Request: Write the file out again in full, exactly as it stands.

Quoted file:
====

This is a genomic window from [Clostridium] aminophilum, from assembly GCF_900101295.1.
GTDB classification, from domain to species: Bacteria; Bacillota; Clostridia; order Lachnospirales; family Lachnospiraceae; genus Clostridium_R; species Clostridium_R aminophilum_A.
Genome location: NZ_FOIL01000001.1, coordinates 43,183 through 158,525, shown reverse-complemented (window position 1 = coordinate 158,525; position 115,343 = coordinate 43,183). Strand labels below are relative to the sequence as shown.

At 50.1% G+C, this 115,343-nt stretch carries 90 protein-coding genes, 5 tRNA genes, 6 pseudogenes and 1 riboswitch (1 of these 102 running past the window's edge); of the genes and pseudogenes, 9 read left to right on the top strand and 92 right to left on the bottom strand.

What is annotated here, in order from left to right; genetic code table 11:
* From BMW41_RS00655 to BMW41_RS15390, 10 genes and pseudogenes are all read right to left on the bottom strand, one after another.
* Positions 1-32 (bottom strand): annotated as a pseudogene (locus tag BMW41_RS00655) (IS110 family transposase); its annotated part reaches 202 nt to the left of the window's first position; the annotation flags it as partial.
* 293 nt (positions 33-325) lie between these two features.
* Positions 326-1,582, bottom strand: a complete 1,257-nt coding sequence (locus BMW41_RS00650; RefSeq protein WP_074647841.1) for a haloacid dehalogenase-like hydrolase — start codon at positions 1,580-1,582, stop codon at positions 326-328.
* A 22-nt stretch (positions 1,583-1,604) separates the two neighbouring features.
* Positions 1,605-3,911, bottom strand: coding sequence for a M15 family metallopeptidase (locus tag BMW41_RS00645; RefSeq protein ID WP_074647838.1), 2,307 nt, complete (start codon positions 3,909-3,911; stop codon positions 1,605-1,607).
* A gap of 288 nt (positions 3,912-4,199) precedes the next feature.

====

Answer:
This is a genomic window from [Clostridium] aminophilum, from assembly GCF_900101295.1.
GTDB classification, from domain to species: Bacteria; Bacillota; Clostridia; order Lachnospirales; family Lachnospiraceae; genus Clostridium_R; species Clostridium_R aminophilum_A.
Genome location: NZ_FOIL01000001.1, coordinates 43,183 through 158,525, shown reverse-complemented (window position 1 = coordinate 158,525; position 115,343 = coordinate 43,183). Strand labels below are relative to the sequence as shown.

At 50.1% G+C, this 115,343-nt stretch carries 90 protein-coding genes, 5 tRNA genes, 6 pseudogenes and 1 riboswitch (1 of these 102 running past the window's edge); of the genes and pseudogenes, 9 read left to right on the top strand and 92 right to left on the bottom strand.

What is annotated here, in order from left to right; genetic code table 11:
* From BMW41_RS00655 to BMW41_RS15390, 10 genes and pseudogenes are all read right to left on the bottom strand, one after another.
* Positions 1-32 (bottom strand): annotated as a pseudogene (locus tag BMW41_RS00655) (IS110 family transposase); its annotated part reaches 202 nt to the left of the window's first position; the annotation flags it as partial.
* 293 nt (positions 33-325) lie between these two features.
* Positions 326-1,582, bottom strand: a complete 1,257-nt coding sequence (locus BMW41_RS00650; RefSeq protein WP_074647841.1) for a haloacid dehalogenase-like hydrolase — start codon at positions 1,580-1,582, stop codon at positions 326-328.
* A 22-nt stretch (positions 1,583-1,604) separates the two neighbouring features.
* Positions 1,605-3,911, bottom strand: coding sequence for a M15 family metallopeptidase (locus tag BMW41_RS00645; RefSeq protein ID WP_074647838.1), 2,307 nt, complete (start codon positions 3,909-3,911; stop codon positions 1,605-1,607).
* A gap of 288 nt (positions 3,912-4,199) precedes the next feature.